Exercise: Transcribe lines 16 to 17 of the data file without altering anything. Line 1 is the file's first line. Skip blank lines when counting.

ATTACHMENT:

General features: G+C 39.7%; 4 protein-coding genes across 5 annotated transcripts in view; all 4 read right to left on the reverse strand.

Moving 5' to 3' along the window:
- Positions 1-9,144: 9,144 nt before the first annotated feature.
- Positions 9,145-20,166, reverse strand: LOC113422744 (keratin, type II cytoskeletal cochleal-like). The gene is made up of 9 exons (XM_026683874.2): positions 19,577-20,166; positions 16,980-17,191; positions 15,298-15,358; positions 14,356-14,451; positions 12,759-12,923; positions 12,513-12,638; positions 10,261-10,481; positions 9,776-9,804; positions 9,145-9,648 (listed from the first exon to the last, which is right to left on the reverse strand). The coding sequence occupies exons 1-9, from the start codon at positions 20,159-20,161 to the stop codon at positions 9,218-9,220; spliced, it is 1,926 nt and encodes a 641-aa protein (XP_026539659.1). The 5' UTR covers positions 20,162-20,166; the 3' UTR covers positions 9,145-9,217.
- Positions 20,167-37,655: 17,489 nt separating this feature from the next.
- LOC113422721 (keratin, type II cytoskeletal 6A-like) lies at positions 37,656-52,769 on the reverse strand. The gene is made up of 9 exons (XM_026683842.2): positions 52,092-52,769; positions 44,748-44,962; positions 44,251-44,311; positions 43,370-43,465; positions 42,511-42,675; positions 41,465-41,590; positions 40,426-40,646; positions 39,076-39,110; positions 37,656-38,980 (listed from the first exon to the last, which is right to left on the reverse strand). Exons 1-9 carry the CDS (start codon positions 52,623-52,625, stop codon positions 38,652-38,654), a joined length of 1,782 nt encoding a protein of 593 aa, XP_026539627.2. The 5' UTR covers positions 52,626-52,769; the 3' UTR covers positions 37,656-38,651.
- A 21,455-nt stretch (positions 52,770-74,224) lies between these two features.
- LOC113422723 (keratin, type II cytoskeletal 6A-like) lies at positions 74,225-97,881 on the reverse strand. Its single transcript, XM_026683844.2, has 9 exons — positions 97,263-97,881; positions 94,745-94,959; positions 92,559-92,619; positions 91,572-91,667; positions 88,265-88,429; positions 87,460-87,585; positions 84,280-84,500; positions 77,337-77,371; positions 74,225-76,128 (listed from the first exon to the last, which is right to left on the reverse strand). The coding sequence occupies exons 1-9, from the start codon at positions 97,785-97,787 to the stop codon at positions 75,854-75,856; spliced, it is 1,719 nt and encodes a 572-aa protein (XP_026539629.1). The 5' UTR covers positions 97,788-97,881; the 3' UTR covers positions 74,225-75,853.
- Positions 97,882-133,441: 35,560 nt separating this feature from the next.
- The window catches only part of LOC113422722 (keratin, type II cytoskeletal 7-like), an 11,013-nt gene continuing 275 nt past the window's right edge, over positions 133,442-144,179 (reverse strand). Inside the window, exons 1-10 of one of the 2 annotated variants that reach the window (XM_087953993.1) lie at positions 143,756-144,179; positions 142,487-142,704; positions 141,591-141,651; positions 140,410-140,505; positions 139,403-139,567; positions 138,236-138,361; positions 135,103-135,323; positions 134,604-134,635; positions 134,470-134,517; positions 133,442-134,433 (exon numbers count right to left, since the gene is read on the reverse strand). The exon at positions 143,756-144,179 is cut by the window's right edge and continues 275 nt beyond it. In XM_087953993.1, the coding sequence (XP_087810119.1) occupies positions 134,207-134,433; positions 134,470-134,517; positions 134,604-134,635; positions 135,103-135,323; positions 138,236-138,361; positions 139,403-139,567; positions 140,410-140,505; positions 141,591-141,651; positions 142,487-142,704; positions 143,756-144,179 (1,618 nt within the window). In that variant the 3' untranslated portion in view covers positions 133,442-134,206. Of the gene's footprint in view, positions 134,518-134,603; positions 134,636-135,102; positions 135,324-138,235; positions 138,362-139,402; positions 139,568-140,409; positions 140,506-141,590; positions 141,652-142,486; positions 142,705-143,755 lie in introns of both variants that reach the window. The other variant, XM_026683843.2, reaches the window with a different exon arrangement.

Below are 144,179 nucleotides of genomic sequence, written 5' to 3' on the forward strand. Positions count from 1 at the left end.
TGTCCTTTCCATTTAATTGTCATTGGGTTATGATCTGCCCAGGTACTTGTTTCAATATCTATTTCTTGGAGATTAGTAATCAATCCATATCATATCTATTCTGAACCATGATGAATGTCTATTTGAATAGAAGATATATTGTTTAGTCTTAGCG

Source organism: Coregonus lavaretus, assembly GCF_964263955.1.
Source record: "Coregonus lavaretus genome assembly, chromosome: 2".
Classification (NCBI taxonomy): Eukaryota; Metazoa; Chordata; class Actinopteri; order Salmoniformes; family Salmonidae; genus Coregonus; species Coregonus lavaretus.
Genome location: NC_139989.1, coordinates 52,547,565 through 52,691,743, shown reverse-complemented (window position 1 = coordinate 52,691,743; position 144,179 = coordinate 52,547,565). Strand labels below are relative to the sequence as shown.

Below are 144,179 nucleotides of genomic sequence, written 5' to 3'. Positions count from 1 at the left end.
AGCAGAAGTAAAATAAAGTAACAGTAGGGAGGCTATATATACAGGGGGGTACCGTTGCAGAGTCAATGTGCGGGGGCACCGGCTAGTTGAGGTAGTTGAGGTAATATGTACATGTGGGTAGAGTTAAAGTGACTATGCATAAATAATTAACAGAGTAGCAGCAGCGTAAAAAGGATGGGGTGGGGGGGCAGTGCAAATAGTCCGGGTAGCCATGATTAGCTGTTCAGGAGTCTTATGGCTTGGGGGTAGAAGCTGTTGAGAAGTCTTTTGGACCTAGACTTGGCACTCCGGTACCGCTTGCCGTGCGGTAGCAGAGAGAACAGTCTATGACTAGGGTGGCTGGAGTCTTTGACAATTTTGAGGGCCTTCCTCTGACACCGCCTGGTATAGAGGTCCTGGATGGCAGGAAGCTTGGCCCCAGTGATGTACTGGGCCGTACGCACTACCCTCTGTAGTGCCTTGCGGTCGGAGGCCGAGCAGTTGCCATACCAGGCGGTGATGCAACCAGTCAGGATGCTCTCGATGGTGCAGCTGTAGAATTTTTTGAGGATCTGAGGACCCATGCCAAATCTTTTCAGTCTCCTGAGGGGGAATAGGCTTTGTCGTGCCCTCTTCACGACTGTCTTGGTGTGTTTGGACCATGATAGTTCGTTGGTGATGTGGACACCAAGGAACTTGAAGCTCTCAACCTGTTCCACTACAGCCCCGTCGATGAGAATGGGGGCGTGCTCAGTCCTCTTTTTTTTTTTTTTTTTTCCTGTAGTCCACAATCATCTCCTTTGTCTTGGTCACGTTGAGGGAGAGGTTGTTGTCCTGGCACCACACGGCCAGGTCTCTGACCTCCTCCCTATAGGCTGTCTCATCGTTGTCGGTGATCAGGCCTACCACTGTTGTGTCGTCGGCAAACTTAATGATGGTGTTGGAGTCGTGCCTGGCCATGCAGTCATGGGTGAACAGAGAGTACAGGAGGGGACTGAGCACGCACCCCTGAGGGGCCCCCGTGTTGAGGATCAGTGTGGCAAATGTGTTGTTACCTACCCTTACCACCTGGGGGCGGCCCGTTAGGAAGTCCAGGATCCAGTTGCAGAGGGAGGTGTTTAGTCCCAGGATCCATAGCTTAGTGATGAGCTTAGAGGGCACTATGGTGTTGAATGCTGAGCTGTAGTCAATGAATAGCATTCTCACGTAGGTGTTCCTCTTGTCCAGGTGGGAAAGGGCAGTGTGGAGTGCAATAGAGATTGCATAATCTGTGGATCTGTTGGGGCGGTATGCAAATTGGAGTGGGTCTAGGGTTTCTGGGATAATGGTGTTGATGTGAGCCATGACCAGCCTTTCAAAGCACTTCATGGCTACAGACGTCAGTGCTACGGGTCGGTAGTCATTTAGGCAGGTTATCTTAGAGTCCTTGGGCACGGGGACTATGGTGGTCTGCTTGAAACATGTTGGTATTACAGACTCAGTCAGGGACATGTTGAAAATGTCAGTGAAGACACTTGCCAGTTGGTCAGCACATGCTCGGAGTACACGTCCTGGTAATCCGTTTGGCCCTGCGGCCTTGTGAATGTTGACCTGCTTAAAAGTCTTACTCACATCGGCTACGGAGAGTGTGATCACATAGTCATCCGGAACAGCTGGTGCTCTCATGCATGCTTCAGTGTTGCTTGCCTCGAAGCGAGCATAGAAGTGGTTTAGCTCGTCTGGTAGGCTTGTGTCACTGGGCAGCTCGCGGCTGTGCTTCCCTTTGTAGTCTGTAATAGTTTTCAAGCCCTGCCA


Genome location: NC_139989.1, coordinates 52,547,565 through 52,691,743, shown reverse-complemented (window position 1 = coordinate 52,691,743; position 144,179 = coordinate 52,547,565). Strand labels below are relative to the sequence as shown.

Below are 144,179 nucleotides of genomic sequence, written 5' to 3'. Positions count from 1 at the left end.